Breckenridge resort investigating inbounds avalanche near Imperial Chair; no injuries reported
Breckenridge Ski Resort continues to investigate an inbounds avalanche that occurred Friday afternoon on an expert-rated trail off the Imperial Express SuperChair.
Resort spokeswoman Sara Lococo said in a statement that Breckenridge Ski Patrol received a call regarding the avalanche at approximately 12:25 p.m., and responded immediately. The area was cleared at approximately 1:54 p.m.
“Breckenridge Ski Resort would like to commend Ski Patrol for their quick, skilled response and are grateful no injuries were sustained,” the resort’s statement read. “Breckenridge Ski Patrol regularly performs avalanche control work and mitigation across the resort and has been diligently focused on snow safety efforts, including today’s affected terrain, given this week’s extraordinary snowfall. Resort Ski Patrol continuously monitors snow conditions and weather forecasts, and evaluates terrain to the extent possible as conditions change.”
As of Friday at 4 p.m., Lococo said the resort could not provide additional information specific to the cause of the avalanche and whether or not anyone needed to be rescued as part of ski patrol’s response. Lococo said this is because the resort’s investigation is ongoing. The spokeswoman also said the resort will continue to gather information and provide updates as appropriate.
The Summit County Rescue Group received an alert of the avalanche shortly after 12:30 p.m. The group’s spokesman, Charles Pitman, said that the rescue group was asked to stand down shortly before 2 p.m., as their help was not needed.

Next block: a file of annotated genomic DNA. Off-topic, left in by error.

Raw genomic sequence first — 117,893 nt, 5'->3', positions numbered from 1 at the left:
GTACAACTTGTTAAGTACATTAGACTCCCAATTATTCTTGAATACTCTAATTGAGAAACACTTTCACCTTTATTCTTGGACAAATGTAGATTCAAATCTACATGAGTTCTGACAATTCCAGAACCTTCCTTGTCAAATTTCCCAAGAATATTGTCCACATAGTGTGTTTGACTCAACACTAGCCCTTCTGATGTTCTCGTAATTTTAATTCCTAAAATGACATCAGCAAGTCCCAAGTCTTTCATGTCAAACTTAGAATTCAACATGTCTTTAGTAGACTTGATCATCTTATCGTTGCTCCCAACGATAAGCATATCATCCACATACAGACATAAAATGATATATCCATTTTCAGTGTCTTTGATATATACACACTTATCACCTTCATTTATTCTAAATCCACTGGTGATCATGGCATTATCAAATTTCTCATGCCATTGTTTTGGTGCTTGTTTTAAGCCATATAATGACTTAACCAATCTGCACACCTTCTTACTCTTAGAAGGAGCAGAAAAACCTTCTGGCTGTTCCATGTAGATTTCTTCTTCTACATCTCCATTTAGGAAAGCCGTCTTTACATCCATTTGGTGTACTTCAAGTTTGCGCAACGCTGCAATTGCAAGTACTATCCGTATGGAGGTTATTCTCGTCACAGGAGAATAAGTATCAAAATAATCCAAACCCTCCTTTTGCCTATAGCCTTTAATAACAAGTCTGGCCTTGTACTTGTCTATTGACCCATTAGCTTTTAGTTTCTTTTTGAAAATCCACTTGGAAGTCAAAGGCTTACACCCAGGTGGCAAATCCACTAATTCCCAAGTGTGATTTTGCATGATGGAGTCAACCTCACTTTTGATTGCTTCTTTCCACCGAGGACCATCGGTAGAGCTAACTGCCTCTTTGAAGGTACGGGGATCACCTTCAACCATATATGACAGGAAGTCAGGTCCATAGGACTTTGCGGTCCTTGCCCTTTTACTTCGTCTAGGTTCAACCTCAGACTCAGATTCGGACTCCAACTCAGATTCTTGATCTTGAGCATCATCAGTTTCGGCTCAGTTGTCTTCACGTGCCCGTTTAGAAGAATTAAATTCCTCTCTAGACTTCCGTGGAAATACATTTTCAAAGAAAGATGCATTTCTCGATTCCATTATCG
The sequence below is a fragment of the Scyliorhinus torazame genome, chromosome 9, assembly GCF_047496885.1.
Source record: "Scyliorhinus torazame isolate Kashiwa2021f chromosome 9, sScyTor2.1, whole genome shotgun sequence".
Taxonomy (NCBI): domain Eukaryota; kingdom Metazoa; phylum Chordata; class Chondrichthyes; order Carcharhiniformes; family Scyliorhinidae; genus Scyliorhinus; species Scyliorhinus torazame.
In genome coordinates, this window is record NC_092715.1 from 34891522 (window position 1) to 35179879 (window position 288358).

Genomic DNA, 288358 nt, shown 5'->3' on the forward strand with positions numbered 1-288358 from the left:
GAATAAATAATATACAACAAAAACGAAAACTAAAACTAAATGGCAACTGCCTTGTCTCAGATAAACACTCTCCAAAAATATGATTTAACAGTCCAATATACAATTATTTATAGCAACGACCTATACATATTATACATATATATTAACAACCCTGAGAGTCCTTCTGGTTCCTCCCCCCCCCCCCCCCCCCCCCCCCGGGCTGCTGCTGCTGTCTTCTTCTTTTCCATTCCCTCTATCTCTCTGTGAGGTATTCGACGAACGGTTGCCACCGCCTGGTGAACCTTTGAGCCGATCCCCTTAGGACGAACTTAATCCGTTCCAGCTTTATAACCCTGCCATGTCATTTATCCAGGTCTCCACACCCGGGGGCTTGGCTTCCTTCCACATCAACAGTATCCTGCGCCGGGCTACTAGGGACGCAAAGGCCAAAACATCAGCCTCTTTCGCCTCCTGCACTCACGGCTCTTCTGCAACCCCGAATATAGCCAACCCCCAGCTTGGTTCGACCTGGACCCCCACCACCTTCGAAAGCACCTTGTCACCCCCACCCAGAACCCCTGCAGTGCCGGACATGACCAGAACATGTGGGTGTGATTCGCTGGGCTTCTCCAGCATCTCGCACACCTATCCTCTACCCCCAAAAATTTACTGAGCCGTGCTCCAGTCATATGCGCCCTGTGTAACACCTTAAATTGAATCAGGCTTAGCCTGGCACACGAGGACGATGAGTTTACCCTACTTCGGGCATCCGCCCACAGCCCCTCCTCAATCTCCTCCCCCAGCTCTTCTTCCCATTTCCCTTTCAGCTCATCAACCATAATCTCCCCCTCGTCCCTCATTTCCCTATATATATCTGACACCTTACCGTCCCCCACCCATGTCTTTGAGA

Breckenridge announced on its @BreckConditions Twitter feed at 11:15 a.m., on Friday that the Imperial Express SuperChair was open for the day.
The Imperial Chair, the highest chairlift in North America, services above-tree-line, high-alpine terrain from near the 12,998-foot summit of Peak 8, namely the double-black diamond Imperial Bowl.
On Thursday, Breckenridge did not open the Imperial Chair. Breckenridge opened some of its upper-mountain, above-treeline terrain — such as 6 chair, the T-Bar and Zendo and Kensho chairs — later in the afternoon on Thursday after initially reporting earlier on Thursday that its upper-mountain terrain would not open for the day, due to adverse conditions.
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Kevin Warner started his career with the U.S. Forest Service as a wilderness ranger in 2001. Now he’s taking over the key position as Aspen-Sopris District Ranger.